Alabama Butterfly Atlas

Butterfly: Wingspan: 2½ - 3½ inches (6.0 - 8.9 cm) UPPER SURFACE (dorsal) UNDER SURFACE (ventral) White with black stripes and long, slender tails; hindwing bears a bright patch of red above the eyespot on upper surface.  Below, there is a bright red stripe through the hindwing.   Spring forms are smaller, lighter, and have shorter tails.  Tail length increases with each generation.

Egg: Spherical.  Translucent green when laid; acquires peachy mottling with age.

Caterpillar: Several color forms: green with light blue and yellow stripes; charcoal black or brown with white and yellow stripes; ocassionally green with tiny dark spots. Thin blue,black and yellow stripe between thorax and abdomen (often hidden frm view). Humped appearance. Osmeterium yellow. 

Chrysalis: Short and stout. Leafy green or bark brown. The overwintering stage.

A large, black-and-white-striped butterfly flying in Alabama is a Zebra Swallowtail. Slender striped wings are adapted for both maneuverability and camouflage, allowing Zebra Swallowtails to flutter and swoop through woodland understories. Visually, their telltale stripes make them difficult to follow as they glide through dappled sunlight and shadows.

Males patrol for females and may be observed flying low, back and forth along woodland trails within their habitat.   Males also gather at mud puddles, wet roads and riverbanks to sip moisture. Zebra Swallowtails have a much shorter proboscis than other swallowtails and typically nectar from short-tubed flowers that include blueberries, blackberries, wild plums, blue stars, and milkweeds. Females lay greenish globes singly on various parts of the pawpaw host, including flowers and buds. Caterpillars eat leaves, flowers, and buds.  Chrysalides are often attached to the pawpaw and may be green or brown, depending on day length and substrate. Late season pupae are usually brown and are attached to something structural like tree bark, a safe place to spend the winter. 

Zebra Swallowtails belong to the worldwide group of Kite Swallowtails, a tropical genus named for its wing shape. They are the sole members that have adapted to our North American, less-than-tropical climate, ranging throughout much of the eastern United States.  In Alabama, they occur in every county.

Distribution and Abundance

A dot on the county map indicates that there is at least one documented record of the species within that county. In some cases, a species may be common throughout the county, in others it may be found in only a specific habitat. The High Count information shows the highest numbers recorded for this species as well as when and where they occurred.

The sightings bar graphs depict the timing of flight(s) within each of three geographic regions. Place your cursor on a bar within the graph to see the number of individuals recorded during that period.

The abundance calendar displays the total number of individuals recorded within each week of the month. Both the graphs and the calendar are on based data collection that began in 2000.

The records analyzed here are only a beginning. As more data is collected, these maps and graphs will paint a more accurate picture of distribution and abundance in Alabama. Submit your sightings to albutterflyatlas@gmail.com.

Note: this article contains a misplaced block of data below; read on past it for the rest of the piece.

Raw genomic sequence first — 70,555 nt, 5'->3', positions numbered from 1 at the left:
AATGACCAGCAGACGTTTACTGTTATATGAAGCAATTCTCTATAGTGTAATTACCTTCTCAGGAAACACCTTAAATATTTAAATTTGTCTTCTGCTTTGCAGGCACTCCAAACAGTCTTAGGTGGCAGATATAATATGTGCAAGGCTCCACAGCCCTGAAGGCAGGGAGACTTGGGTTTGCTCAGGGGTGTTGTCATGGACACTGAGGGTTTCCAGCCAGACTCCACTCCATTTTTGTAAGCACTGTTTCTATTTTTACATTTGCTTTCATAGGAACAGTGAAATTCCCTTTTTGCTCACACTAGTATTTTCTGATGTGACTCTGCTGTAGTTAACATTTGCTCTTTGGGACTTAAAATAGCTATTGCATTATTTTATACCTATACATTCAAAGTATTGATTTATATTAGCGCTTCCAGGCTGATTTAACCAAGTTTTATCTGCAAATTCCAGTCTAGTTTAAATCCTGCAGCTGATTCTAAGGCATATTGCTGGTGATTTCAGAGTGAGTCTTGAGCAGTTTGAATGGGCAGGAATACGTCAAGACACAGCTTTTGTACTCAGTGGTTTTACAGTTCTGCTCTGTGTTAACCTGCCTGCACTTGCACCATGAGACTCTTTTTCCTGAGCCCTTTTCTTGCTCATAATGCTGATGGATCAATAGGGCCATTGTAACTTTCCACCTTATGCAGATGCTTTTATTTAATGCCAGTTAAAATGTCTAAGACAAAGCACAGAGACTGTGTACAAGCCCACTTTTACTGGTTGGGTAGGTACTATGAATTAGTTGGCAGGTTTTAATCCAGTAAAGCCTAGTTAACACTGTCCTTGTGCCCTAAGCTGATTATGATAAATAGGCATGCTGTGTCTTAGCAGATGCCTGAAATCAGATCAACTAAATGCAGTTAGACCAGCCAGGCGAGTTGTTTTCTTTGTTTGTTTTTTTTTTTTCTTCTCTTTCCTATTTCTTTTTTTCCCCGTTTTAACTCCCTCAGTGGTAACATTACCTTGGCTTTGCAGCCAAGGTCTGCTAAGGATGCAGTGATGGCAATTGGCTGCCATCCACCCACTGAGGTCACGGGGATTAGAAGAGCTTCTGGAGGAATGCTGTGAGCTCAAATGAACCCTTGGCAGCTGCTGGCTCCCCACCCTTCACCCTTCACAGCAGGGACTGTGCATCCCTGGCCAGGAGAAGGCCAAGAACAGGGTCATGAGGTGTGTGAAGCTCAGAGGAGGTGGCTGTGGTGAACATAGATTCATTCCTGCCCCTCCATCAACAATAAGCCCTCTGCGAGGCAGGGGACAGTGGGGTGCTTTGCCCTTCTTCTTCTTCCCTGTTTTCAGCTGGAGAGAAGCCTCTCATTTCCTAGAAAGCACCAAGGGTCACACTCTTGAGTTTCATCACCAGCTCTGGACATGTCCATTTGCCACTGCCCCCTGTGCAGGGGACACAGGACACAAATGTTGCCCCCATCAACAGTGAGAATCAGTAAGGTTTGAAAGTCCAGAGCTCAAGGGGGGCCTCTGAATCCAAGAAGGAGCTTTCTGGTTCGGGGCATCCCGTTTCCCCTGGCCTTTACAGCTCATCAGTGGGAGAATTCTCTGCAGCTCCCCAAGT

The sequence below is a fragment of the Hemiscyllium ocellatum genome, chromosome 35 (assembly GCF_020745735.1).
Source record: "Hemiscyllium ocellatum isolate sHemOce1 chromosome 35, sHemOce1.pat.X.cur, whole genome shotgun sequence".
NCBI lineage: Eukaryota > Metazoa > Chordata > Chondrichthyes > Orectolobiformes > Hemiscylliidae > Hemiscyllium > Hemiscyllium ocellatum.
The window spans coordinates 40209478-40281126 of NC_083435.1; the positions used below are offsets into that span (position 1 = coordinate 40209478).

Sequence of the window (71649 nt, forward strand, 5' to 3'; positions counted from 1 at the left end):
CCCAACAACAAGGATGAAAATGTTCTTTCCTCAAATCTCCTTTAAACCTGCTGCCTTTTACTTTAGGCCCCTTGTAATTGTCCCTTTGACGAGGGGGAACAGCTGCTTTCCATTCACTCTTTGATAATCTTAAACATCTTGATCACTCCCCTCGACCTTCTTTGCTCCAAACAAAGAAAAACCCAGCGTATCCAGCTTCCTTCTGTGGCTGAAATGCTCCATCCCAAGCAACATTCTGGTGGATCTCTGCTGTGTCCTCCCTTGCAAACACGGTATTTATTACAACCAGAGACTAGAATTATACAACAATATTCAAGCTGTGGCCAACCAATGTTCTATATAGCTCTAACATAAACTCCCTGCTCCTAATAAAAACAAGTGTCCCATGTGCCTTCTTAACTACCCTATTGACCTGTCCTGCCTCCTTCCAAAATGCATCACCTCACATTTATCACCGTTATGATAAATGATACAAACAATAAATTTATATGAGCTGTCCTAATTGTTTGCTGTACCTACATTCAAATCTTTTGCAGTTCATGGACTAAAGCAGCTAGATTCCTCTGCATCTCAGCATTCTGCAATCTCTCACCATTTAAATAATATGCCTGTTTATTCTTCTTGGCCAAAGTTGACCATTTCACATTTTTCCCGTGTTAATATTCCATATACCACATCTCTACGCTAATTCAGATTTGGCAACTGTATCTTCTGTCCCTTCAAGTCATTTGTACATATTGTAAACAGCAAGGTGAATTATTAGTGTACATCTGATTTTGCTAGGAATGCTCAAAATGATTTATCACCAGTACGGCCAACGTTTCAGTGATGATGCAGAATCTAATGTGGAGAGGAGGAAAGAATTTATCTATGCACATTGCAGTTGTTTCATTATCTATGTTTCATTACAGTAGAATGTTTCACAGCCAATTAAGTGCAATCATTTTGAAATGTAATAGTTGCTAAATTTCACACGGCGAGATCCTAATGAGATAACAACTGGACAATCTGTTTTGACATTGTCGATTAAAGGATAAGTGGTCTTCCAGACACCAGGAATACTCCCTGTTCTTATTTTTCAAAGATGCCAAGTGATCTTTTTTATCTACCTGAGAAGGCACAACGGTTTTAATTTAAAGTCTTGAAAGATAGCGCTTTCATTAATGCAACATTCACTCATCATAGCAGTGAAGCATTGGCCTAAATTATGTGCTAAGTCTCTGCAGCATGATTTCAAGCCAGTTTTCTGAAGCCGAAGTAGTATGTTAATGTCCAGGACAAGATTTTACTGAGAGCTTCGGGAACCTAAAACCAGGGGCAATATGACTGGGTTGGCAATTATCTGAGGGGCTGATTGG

Sightings in the following counties: Autauga, Baldwin, Barbour, Bibb, Blount, Bullock, Butler, Calhoun, Cherokee, Chilton, Clarke, Clay, Cleburne, Coffee, Colbert, Conecuh, Coosa, Covington, Cullman, Dale, Dallas, Dekalb, DeKalb, Elmore, Escambia, Etowah, Fayette, Franklin, Geneva, Greene, Hale, Henry, Houston, Jackson, Jefferson, Lamar, Lauderdale, Lawrence, Lee, Limestone, Macon, Madison, Marengo, Marion, Marshall, Monroe, Montgomery, Morgan, Perry, Pickens, Pike, Randolph, Russell, Shelby, St. Clair, Sumter, Talladega, Tallapoosa, Tuscaloosa, Walker, Washington, Wilcox, Winston

  • Map Symbol for Recent Sightings Sightings in the past 5 years
  • Map Symbol for Semi-Recent Sightings Sightings in the past 5 - 10 years
  • Map Symbol for Old Sightings Sightings more than 10 years ago

High count(s):

  • 100 - Baldwin - 9/3/2016
  • 64 - Bibb - 3/17/2019
  • 55 - Shelby - 4/6/2002
County Distribution Map

View county names by moving the mouse over a county or view a map with county names

Jan Feb Mar Apr May Jun Jul Aug Sep Oct Nov Dec
1 3 26 106 135 377 600 407 242 271 129 200 162 136 167 126 58 22 37 18 19 18 35 14 22 37 30 132 64 24 76 49 7 22 36 7

Habitat

Hardwood forests as well as bottomlands. Rich woodlands, stream corridors, old fields. In Alabama, may also occur in pine flatwoods and sandhills if Slim Leaf Pawpaw (Asimina spatulata) is a host. Tolerates development poorly.

Host and Nectar Plants

Rangewide, various species of pawpaw (Annonaceae) are the sole hosts. 

The following have been documented in Alabama:

 

For more information about these plants, please visit the Alabama Plant Atlas using the links above.

Zebra Swallowtail
Zebra Swallowtail (Eurytides marcellus)
County
© Sara Bright
Common Pawpaw flowering in early spring
Zebra Swallowtail
Zebra Swallowtail (Eurytides marcellus)
County
© Sara Bright
Common Pawpaw fruit
Zebra Swallowtail
Zebra Swallowtail (Eurytides marcellus)
County
© Sara Bright
Common Pawpaw leaves and flower
Zebra Swallowtail
Zebra Swallowtail (Eurytides marcellus)
County
Common Pawpaw with flowers
Zebra Swallowtail
Zebra Swallowtail (Eurytides marcellus)
County
© Sara Bright
Small Fruit Pawpaw with caterpillar and flowers

Landscaping Ideas

Zebra Swallowtails rarely visit gardens and seldom stray far from the woods.  However, adding pawpaws to your landscape may entice them to visit if connected to the right habitat.